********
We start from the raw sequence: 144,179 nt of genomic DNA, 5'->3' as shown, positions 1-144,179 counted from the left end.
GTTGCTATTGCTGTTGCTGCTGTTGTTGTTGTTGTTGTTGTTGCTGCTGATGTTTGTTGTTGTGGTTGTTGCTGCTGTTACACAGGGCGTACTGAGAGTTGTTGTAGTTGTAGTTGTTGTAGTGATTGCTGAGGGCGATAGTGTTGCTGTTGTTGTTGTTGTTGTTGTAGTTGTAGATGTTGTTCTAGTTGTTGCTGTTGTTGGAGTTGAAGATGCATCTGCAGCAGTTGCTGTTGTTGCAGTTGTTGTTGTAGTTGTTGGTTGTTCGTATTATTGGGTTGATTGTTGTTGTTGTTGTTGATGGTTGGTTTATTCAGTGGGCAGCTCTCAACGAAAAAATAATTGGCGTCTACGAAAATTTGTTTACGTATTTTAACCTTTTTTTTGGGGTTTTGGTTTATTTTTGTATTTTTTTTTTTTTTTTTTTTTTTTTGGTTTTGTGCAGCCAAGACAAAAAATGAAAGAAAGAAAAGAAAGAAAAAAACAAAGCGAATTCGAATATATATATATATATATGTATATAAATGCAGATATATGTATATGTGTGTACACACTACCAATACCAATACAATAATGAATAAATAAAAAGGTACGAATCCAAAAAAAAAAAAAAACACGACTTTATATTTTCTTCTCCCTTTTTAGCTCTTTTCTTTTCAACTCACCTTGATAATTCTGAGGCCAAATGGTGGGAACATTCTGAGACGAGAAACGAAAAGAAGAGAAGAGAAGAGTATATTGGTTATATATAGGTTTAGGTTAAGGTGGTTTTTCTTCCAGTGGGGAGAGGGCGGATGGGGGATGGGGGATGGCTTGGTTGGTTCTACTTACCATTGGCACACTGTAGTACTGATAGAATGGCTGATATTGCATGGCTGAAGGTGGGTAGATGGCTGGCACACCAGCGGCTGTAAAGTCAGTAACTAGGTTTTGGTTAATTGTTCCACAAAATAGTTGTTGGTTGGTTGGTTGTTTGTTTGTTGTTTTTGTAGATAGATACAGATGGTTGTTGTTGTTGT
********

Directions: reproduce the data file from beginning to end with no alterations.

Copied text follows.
We start from the raw sequence: 144,179 nt of genomic DNA, 5'->3' as shown, positions 1-144,179 counted from the left end.
GTTGCTATTGCTGTTGCTGCTGTTGTTGTTGTTGTTGTTGTTGCTGCTGATGTTTGTTGTTGTGGTTGTTGCTGCTGTTACACAGGGCGTACTGAGAGTTGTTGTAGTTGTAGTTGTTGTAGTGATTGCTGAGGGCGATAGTGTTGCTGTTGTTGTTGTTGTTGTTGTAGTTGTAGATGTTGTTCTAGTTGTTGCTGTTGTTGGAGTTGAAGATGCATCTGCAGCAGTTGCTGTTGTTGCAGTTGTTGTTGTAGTTGTTGGTTGTTCGTATTATTGGGTTGATTGTTGTTGTTGTTGTTGATGGTTGGTTTATTCAGTGGGCAGCTCTCAACGAAAAAATAATTGGCGTCTACGAAAATTTGTTTACGTATTTTAACCTTTTTTTTGGGGTTTTGGTTTATTTTTGTATTTTTTTTTTTTTTTTTTTTTTTTTGGTTTTGTGCAGCCAAGACAAAAAATGAAAGAAAGAAAAGAAAGAAAAAAACAAAGCGAATTCGAATATATATATATATATATGTATATAAATGCAGATATATGTATATGTGTGTACACACTACCAATACCAATACAATAATGAATAAATAAAAAGGTACGAATCCAAAAAAAAAAAAAAACACGACTTTATATTTTCTTCTCCCTTTTTAGCTCTTTTCTTTTCAACTCACCTTGATAATTCTGAGGCCAAATGGTGGGAACATTCTGAGACGAGAAACGAAAAGAAGAGAAGAGAAGAGTATATTGGTTATATATAGGTTTAGGTTAAGGTGGTTTTTCTTCCAGTGGGGAGAGGGCGGATGGGGGATGGGGGATGGCTTGGTTGGTTCTACTTACCATTGGCACACTGTAGTACTGATAGAATGGCTGATATTGCATGGCTGAAGGTGGGTAGATGGCTGGCACACCAGCGGCTGTAAAGTCAGTAACTAGGTTTTGGTTAATTGTTCCACAAAATAGTTGTTGGTTGGTTGGTTGTTTGTTTGTTGTTTTTGTAGATAGATACAGATGGTTGTTGTTGTTGT